A winter drive along Vermont’s Route 100 through the Mad River Valley is a pretty spectacular road-trip to say the least. Set between snow-covered mountains, and following the icy river, narrow gorges give way to wide farmland valleys, filling the spaces between the small towns that make Vermont so amazingly authentic. Covered bridges, shops lining Main Street, people milling about – it can often seem like a page out of an old book, but the more time we spend in the Green Mountain State, the more we realize that it’s just another part of the Vermont way of life.
Just a couple weeks ago, Michael, Orvis, and I were fortunate enough to spend a number of days in Warren, right in the middle of the Mad River Valley, and while we barely scratched the surface of all the area has to offer, we made a valiant effort at exploring as much as time allowed.
Staying at the Pitcher Inn is really all about the experience. The property is so much more than just its Relais & Chateaux affiliation, or its eleven uniquely beautiful rooms – it’s about the people, the details, the food, and the character that really make your time here exceptional. Read more about our stay at the Pitcher Inn here.
When Ari, the manager of the Pitcher Inn, told us that he takes his sweet golden retriever, Maisy, on walks along the Bobbin Mill Trail most days, we quickly moved it to the top of our to-do list. Given its proximity to the inn and the fact that Orvis is always looking for a place to really stretch his legs, we ended up visiting the trail each morning we were in Warren. The meandering path follows the cascades that make up Lincoln Brook Falls, through open woodlands and past a number of swimming holes that we’re sure Orvis would love in warmer weather.
Dear friends of ours who have ties to the Waitsfield area put the Vermont Icelandic Horse Farm on our radar and we couldn’t be happier that they did. Although the farm was officially closed when we stopped by, the Winhold family quite literally opened their barn doors to us, introducing us to their wonderfully unique silkie chickens, their sweet donkey Callie, and their stunning Icelandic horses. Signing up for one of their summer or fall trail ride tours through the Mad River Valley is now officially on my bucket list.
Upon hearing that we wanted to visit a sugar shack while we were in Vermont during the very beginning of their spring maple season, Ari and Doug at the inn arranged for us to meet with a local sugar farmer at the Westhill Sugar Orchard. Glenn Cahilly-Bretzin has recently undertaken a passion project to revitalize the trees and sugar shack that neighbor his family’s property, and that morning he spent more than his fair share of time teaching us all about the sugaring process, telling us about his plans to keep the farm small and authentic, and letting us take some photos of his trees and sugar shack. We cannot wait to see their products in local shops on a future trip to the area!
We visited The Mad Taco’s Montpelier location during our August trip to Vermont last summer, so we were especially excited about revisiting some of their delicious tacos in the original location. Simply put, you can’t go wrong here – we devoured our Carnitas and Chile Colorado tacos in minutes.
Ari made sure to highlight The Sweet Spot, right in the center of Waitsfield, for a place to pick up a post-lunch treat. We followed his lead, and after browsing the nearby Artisan’s Gallery & 4orty Bridge Boutique, we popped inside for a cupcake and a macaroon. Their homemade ice cream looked good enough to lure us back for a summer getaway all by itself!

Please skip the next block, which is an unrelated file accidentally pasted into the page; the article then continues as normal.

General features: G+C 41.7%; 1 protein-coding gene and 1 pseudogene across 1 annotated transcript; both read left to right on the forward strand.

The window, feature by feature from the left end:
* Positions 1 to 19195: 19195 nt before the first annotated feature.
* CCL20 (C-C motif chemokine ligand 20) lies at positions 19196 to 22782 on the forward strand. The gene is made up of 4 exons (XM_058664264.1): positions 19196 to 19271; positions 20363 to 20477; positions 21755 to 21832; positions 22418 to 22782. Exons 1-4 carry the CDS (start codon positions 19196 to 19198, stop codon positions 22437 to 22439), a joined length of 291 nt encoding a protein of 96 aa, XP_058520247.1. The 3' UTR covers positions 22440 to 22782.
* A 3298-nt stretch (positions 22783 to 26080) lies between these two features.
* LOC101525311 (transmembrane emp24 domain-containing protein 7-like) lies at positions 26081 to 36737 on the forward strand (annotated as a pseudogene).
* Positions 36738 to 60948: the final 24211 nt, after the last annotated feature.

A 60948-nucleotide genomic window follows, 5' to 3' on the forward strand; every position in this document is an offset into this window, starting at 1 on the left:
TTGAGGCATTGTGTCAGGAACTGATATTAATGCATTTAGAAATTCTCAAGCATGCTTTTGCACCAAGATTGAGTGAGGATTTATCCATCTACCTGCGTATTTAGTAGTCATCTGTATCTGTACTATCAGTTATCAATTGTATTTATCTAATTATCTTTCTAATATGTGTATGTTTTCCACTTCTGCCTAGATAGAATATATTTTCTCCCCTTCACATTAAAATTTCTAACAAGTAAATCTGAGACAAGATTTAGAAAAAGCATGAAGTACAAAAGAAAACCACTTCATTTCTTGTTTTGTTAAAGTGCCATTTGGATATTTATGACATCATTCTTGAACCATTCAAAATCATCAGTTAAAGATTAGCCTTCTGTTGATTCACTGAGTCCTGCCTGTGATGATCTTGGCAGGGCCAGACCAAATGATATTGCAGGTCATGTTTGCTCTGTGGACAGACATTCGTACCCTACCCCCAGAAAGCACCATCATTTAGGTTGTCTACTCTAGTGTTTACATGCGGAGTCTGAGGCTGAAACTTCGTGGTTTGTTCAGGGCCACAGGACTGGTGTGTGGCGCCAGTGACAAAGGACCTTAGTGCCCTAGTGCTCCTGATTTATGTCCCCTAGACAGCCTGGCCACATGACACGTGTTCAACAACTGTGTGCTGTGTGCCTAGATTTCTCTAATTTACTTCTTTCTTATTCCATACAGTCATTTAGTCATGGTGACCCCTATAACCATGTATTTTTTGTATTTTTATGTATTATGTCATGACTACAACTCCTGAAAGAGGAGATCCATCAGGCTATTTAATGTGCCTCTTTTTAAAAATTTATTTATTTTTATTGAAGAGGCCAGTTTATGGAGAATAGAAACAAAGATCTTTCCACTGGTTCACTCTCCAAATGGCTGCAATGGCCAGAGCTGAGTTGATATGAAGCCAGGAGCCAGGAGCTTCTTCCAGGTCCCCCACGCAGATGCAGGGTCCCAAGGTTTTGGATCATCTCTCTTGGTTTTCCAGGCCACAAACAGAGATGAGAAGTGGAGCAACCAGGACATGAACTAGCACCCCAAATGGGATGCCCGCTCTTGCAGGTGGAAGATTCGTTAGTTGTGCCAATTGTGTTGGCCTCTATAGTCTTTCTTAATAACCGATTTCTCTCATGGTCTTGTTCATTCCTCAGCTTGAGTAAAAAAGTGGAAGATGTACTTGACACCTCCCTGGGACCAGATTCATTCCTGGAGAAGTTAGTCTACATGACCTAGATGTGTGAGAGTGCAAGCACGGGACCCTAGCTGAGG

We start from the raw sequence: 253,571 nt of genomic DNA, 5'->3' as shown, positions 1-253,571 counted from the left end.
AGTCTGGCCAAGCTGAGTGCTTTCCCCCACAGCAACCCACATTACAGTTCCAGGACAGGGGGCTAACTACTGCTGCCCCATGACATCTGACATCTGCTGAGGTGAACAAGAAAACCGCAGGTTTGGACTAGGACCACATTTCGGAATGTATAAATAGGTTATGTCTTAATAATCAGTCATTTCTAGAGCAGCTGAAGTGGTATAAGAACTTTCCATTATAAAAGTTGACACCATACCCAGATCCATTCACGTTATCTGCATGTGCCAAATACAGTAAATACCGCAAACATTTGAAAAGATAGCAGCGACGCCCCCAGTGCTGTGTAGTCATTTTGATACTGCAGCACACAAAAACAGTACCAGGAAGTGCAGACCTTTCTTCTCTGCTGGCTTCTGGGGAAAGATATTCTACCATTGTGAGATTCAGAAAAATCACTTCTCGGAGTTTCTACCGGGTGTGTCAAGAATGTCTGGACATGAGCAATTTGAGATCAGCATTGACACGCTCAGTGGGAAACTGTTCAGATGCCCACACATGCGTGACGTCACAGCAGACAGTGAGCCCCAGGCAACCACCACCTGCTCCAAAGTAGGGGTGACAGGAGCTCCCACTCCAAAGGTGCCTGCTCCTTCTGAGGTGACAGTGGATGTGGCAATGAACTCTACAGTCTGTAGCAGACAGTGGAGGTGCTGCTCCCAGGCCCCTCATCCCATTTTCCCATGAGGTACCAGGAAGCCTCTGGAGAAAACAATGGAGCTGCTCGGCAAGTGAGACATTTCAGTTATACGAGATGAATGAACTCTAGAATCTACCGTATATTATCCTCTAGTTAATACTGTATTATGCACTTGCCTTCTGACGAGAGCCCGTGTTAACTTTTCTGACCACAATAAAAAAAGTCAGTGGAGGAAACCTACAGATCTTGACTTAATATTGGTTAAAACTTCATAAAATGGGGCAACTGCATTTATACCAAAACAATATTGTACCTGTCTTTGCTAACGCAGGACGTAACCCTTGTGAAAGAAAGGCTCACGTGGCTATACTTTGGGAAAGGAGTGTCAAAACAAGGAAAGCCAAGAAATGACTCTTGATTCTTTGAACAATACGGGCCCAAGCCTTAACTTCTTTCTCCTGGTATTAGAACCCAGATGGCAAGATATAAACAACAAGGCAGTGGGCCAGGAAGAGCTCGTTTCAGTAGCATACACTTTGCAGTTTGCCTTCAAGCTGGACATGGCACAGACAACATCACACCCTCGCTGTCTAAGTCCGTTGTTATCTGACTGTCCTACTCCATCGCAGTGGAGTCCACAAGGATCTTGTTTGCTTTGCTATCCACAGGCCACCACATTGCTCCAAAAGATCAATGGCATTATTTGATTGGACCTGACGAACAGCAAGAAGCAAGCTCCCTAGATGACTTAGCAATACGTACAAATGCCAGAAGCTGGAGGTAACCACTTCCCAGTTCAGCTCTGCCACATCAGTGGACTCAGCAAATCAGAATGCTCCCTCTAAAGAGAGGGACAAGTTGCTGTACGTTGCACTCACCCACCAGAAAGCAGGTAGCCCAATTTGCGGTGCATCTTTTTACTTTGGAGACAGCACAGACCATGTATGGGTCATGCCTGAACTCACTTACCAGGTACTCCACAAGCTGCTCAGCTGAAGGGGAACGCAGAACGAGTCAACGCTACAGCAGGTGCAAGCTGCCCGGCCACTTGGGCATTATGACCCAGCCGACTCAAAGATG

While Michael and I were eating breakfast at the Pitcher Inn one morning, we were fortunate enough to see something that is becoming somewhat of a common occurrence in Vermont. We watched as another guest of the inn got up, left breakfast, and hurriedly walked over to the Warren Store across the street. Shortly thereafter a number of cars started to pull up with people pouring into the store. It turns out that the Lawson’s Finest Liquids beer truck had made their scheduled Thursday morning delivery, and people were immediately lining up to purchase the in-demand beers. Although this was quite the site to see, the Warren Store (a sister property of the inn) is about much more than its beer. They have a wonderful wine selection (complete with an “Ari’s picks” shelf), plenty of local goods (including our favorite Vermont caramels), a clothing store upstairs, and a fantastic deli where Michael and I grabbed sandwiches to go for our trip back to Maine.
The same friends of ours who told us about the Icelandic horses also tipped us off to one of the best access points of the Mad River Path – the West Greenway. When it’s completed, the Mad River Path will be a continuous trail from Warren to Moretown, offering residents and visitors a way to experience the same beauty of Route 100, just by foot (or snowshoe, cross-country ski, etc.). For now, a number of individual sections of the path are available for public use, and Orvis, Michael, and I spent a lovely morning exploring a good chunk of it.
Set in a rustic mill quite literally on top of the river in nearby Waterbury, everything about Hen of the Wood seems classically authentic to the locally-sourced and chef-owned mission it’s based around. We enjoyed our meal this summer at Hen of the Wood so much, we’ve included it on both our Stowe guide and this Mad River Valley guide.
Even though we spent three nights in Warren, we still managed to run out of time to accomplish every item on our Mad River to do list. Next time we hope to visit the Mad River Distillers to sample their award winning rye whiskey, and dine at the original American Flatbread location, Mint, and Peasant. Of course, the next time we find ourselves in the area during winter, skiing Mad River Glen will be at the tip top of our list! Are there any Mad River musts we missed and should be adding to our list?